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Cognitive control, loosely defined as the ability to maintain sustained attention amidst the temptation of distraction, is a key factor missing for individuals diagnosed with Attention Deficit and Hyperactivity Disorder.

According to this recent New York Times article:

“Depending on which scientist is speaking, cognitive control may be defined as the delay of gratification, impulse management, emotional self-regulation or self-control, the suppression of irrelevant thoughts, and paying attention or learning readiness.”

While the common treatment for ADHD in the US is medication, James M. Swanson, psychologist at the University of California at Irvine and researcher, whose work was published last year in The Journal of the American Academy of Child & Adolescent Psychiatry, states:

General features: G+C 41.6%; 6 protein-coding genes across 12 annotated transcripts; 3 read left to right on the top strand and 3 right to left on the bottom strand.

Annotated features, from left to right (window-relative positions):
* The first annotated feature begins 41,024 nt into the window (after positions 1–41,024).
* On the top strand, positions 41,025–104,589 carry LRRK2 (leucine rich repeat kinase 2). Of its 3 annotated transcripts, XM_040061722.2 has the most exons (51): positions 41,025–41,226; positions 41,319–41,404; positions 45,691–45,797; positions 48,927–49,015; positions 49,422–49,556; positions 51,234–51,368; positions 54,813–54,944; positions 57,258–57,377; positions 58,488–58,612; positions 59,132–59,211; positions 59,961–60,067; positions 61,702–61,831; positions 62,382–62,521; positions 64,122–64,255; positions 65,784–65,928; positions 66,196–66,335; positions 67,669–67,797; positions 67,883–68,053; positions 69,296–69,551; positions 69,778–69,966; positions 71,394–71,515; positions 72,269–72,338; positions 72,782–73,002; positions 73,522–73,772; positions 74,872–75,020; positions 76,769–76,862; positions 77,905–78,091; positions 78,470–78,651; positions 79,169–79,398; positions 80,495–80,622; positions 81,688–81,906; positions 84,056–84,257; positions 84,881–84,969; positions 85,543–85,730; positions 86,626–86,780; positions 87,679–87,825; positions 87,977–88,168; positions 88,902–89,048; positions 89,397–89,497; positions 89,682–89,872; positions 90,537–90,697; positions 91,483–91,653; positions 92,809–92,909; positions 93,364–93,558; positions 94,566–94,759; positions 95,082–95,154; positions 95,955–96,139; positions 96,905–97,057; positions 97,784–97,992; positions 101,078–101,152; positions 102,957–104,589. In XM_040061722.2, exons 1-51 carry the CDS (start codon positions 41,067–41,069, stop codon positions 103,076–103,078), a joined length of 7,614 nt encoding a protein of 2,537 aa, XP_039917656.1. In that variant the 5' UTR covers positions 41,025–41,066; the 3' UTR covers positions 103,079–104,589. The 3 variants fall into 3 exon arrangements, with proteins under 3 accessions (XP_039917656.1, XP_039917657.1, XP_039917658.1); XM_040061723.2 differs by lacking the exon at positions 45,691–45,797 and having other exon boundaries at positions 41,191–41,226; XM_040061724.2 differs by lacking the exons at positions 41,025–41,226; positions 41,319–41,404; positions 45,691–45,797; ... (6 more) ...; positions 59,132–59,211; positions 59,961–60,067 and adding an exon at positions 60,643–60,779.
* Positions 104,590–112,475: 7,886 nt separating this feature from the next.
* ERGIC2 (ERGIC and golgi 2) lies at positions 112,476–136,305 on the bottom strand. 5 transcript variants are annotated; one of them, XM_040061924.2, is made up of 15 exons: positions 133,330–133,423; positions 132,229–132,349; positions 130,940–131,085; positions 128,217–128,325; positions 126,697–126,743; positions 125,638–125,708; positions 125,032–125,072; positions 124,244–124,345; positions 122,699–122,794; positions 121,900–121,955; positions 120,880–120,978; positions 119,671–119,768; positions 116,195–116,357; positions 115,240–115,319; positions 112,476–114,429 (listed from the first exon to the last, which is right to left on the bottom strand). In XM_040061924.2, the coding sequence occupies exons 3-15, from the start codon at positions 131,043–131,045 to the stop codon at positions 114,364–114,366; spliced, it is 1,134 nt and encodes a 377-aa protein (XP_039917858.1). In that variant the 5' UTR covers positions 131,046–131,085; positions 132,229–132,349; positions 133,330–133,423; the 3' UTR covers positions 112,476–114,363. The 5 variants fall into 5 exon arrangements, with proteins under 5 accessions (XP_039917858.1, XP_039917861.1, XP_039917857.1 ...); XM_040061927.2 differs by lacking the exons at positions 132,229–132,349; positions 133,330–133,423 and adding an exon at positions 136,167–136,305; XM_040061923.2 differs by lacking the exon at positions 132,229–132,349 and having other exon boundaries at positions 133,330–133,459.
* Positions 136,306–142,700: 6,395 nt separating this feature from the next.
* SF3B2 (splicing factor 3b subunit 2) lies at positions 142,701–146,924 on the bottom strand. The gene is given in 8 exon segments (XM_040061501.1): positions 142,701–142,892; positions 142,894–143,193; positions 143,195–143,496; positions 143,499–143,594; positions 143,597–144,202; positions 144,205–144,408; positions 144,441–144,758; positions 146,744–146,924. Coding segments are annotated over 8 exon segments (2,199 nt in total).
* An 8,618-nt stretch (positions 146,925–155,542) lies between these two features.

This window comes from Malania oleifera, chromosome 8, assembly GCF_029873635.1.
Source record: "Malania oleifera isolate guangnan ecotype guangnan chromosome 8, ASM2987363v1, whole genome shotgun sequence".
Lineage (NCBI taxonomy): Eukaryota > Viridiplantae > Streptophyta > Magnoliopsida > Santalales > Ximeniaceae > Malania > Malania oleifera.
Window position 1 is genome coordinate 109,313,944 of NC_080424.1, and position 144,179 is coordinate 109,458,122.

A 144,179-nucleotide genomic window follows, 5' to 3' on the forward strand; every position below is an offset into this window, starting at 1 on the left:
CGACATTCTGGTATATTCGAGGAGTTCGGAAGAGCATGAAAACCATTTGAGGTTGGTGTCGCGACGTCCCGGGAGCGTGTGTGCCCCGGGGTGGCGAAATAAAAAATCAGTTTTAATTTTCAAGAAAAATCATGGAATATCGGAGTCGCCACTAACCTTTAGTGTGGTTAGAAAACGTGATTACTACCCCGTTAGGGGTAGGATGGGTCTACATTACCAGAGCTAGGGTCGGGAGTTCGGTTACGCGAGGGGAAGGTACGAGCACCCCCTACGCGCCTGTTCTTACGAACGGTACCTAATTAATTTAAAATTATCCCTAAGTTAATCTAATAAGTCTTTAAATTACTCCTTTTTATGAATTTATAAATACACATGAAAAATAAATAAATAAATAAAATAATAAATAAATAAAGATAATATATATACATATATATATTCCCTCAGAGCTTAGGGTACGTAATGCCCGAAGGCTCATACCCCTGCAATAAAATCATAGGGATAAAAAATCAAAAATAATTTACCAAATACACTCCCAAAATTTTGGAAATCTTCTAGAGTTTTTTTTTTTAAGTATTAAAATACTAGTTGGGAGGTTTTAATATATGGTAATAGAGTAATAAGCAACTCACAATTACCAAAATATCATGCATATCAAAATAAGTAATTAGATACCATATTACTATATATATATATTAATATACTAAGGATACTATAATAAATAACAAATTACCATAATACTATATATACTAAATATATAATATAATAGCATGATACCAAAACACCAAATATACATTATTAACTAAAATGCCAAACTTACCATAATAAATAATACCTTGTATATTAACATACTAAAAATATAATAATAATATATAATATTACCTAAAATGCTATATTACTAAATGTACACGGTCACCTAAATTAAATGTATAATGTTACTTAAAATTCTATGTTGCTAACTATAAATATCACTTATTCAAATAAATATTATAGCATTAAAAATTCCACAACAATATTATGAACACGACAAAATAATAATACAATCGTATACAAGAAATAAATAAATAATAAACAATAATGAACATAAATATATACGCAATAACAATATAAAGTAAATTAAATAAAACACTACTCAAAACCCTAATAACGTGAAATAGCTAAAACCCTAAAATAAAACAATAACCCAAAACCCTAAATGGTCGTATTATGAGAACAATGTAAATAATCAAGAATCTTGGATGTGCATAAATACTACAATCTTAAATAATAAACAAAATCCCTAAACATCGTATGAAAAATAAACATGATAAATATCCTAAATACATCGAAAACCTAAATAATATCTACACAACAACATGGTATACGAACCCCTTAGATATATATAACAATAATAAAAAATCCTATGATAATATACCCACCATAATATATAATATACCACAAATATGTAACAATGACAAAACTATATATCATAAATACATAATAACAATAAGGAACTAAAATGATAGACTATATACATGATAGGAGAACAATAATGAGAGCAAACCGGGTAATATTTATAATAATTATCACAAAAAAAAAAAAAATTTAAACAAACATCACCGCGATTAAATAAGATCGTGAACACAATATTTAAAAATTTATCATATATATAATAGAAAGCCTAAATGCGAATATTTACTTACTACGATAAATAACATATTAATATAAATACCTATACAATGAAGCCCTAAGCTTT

“There are no long-term, lasting benefits from taking A.D.H.D. medications… but mindfulness seems to be training the same areas of the brain that have reduced activity in A.D.H.D. That’s why mindfulness might be so important…  it seems to get at the causes.”

As a Licensed Professional Counselor, I teach mindfulness skills and practical strategies to adults who are dealing with the symptoms of ADHD and the related depression and anxiety that often accompany ADHD. Contact me today to schedule an appointment.

Read the full New York Times article:

Exercising The Mind To Treat Attention Deficits